Chemist awarded Marsden Medal

Brian Robinson
Brian Robinson
University of Otago senior scientist Emeritus Prof Brian Robinson has been awarded a Marsden Medal by the New Zealand Association of Scientists.

The medal recognises a lifetime of "outstanding service to the cause or profession of science".

Prof Robinson, a former head of the Otago chemistry department, had been "a significant figure in New Zealand science" for more than 40 years, the medal citation noted.

Based at the department, he had also been involved in a wide range of science-related activities at national and international level.

Otago University sciences pro-vice-chancellor Prof Keith Hunter said Prof Robinson's academic science was "first class", but he was also able to move across into commercially related matters in a way that was "comparatively rare, especially in New Zealand".

And Prof Robinson continued to undertake innovative scientific work, including helping develop a post-surgical protective gel for patients, through a New Economy Research Fund grant.

Widely influential, he had helped undertake several tertiary quality audit assessments, including overseas, and had contributed strongly to the community, including through advice to civil defence groups nationally on issues relating to hazardous chemicals, Prof Hunter said.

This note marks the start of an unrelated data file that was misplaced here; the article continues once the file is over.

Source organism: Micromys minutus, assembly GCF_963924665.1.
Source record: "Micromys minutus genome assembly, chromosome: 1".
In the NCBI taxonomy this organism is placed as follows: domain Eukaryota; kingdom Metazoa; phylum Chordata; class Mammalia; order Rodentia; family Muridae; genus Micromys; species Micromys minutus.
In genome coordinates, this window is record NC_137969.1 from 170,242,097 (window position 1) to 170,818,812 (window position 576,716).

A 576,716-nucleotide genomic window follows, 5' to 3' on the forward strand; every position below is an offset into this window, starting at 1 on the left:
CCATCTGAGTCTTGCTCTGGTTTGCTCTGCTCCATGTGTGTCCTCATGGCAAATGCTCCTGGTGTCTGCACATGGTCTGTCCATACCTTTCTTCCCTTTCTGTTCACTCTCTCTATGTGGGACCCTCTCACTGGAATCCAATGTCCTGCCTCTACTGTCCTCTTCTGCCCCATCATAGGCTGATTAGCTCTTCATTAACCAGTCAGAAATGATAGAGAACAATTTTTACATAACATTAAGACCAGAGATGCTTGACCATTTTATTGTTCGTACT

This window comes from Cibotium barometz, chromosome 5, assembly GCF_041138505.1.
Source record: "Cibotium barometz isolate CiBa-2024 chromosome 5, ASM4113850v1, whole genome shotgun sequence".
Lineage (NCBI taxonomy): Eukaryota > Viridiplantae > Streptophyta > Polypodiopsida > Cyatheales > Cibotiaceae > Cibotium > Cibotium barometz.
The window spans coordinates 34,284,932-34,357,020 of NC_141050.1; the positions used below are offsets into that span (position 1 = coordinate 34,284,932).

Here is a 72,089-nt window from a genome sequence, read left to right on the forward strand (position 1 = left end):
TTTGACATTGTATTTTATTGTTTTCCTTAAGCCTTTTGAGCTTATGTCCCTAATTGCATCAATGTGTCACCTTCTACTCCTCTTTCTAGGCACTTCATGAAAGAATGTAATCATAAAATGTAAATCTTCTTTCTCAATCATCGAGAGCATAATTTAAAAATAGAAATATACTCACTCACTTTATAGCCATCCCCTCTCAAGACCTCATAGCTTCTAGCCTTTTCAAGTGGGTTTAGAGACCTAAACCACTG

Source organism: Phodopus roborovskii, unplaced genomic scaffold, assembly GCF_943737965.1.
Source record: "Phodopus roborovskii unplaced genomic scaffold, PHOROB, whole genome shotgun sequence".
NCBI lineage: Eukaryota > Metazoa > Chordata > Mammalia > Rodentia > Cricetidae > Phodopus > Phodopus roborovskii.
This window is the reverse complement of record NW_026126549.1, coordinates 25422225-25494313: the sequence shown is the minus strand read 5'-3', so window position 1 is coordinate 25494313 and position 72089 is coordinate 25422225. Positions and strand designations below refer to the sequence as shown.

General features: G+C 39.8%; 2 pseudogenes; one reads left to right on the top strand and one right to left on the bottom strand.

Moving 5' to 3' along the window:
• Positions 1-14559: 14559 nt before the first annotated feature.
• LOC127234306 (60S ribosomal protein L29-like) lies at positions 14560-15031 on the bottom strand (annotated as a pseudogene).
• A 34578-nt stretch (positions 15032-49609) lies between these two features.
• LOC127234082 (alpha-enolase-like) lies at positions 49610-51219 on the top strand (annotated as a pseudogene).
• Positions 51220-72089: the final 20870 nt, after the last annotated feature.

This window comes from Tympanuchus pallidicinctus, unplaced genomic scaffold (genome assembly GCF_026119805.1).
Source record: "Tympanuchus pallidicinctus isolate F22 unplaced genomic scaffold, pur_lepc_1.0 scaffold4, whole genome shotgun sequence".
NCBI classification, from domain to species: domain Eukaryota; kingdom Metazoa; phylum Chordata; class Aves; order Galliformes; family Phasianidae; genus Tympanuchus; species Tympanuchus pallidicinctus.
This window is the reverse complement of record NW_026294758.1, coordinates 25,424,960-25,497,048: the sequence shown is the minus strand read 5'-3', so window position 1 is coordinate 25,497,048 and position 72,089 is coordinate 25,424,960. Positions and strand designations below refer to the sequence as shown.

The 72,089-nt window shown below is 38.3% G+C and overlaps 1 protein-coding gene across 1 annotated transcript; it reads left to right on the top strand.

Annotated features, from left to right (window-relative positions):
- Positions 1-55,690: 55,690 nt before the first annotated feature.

The award citation noted Prof Robinson had conducted "pioneering work in academic science administration" and had been involved in political education over hazardous materials.

His "wide-ranging and prolific" research activities had included co-authoring more than 150 research publications, and gaining several large external research grants.

He became a Fellow of the Royal Society of New Zealand in 1999 and had also been awarded Fellowships of the New Zealand Institute of Chemistry, the Royal Society of Chemistry (London), and the Society of Perfumers and Flavourists (Geneva).

He was a "risk taker and farsighted researcher" whose research areas had varied quite widely from a core base of organometallic chemistry and included synthetic, mechanistic and structural elements.

Having long recognised the possibilities of linking academic science with commercial developments, he had started his own chemical company, Westchem Industries, in the 1980s.

His substantial involvement with Rotary was also recognised when he gained the Paul Harris Award in 2004.



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